Referring to FIG. 2, the amplifier means 4 includes two low noise bandpass amplifier stages 30 and 31 and a conventional bandpass stage 32. Amplifiers 30, 31, and 32 are connected in non-inverting, unity DC gain, AC feedback configurations. This eliminates the effect of DC variables and drift while providing a relatively high degree of controlled AC gain. The bandpass characteristics of amplifiers 30, 31, and 32 are centered around the modulation frequency of one kilohertz and are determined for each amplifier by a feedback resistor 33 and capacitor 34, which determine the high pass characteristics, and by a resistor 35 and capacitor 36, which determine the low pass characteristics. The specific values of the bandpass elements 33, 34, 35, and 36 may be determined by conventional methods according to the specific components used for amplifiers 30, 31, and 32.
Amplifiers 30 and 31 include connections to a low noise ground 37, isolated in the front end 2 of the receiver from the power ground 18, to avoid ground loops and ground noise which can be a problem because of the low signal level, on the order of one half microvolt across the detector diode 22. The low noise ground 37 is connected to the power ground 18 at the detector diode 22 by a conductor 38. Resistor 40 and capacitor 41 provide power supply AC decoupling. Capacitors 42 and 43 suppress undesired high frequency AC components.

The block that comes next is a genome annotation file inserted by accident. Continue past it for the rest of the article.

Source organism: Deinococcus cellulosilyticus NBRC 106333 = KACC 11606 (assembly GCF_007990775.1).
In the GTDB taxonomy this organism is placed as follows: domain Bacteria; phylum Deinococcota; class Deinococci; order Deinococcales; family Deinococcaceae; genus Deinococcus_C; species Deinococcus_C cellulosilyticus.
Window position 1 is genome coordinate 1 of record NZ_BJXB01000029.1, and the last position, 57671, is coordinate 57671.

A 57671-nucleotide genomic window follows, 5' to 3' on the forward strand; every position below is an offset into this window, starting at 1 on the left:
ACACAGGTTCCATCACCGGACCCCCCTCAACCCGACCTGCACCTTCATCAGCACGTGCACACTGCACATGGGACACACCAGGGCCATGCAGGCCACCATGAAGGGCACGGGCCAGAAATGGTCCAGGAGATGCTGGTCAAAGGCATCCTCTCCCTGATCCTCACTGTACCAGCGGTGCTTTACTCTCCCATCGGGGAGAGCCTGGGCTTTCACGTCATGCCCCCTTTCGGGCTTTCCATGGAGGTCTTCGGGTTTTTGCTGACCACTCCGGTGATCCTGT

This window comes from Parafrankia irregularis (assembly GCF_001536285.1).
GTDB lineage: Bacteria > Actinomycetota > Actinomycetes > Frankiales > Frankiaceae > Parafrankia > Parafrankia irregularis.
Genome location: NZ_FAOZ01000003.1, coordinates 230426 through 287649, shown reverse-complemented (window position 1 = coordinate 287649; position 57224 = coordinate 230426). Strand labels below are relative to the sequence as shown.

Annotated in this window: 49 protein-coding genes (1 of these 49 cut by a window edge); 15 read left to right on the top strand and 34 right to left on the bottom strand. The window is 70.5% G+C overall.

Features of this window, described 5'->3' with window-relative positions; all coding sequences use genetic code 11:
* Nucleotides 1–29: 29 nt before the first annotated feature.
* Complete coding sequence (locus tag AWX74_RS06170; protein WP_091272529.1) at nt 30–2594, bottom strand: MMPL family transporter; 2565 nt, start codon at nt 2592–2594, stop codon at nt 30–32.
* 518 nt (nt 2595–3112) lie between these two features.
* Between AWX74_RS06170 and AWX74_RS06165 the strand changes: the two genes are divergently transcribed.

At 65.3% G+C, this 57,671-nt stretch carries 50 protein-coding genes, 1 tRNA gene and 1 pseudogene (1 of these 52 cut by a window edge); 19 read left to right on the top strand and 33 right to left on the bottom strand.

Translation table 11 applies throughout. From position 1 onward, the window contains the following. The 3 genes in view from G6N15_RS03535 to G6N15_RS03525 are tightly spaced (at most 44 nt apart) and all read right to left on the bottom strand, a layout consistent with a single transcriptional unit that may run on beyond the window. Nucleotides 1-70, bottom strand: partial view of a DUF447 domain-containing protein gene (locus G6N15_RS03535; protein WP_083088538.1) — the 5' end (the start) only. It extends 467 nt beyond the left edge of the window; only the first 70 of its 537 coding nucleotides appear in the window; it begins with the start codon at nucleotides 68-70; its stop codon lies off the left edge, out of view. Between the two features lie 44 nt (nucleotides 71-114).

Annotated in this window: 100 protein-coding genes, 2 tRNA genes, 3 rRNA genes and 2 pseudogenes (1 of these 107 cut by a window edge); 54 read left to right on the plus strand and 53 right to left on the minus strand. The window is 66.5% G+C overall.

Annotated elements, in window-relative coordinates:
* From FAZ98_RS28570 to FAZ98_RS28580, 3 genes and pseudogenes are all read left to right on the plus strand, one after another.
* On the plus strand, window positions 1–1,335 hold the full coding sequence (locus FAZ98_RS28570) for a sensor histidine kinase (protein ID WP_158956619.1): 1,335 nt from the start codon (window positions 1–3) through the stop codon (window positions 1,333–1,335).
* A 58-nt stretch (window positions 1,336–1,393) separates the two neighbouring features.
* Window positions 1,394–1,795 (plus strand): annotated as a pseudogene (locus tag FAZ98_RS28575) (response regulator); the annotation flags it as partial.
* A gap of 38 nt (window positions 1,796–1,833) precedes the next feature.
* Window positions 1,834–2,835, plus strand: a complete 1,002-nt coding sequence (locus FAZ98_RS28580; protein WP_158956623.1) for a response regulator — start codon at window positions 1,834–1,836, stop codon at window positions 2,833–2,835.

The one kHz AC signal from the detector diode 22 is applied to amplifier 30 by a coupling capacitor 44. Amplifiers 30 and 31 provide 70 to 80 decibels of gain to the detector diode signal. Amplifier 32 includes connections to the power ground 18 since prior to entering amplifier 32, the signal-to-noise ratio has been substantially increased. Amplifier 32 provides an additional 30 to 40 decibels of gain to the one kHz signal.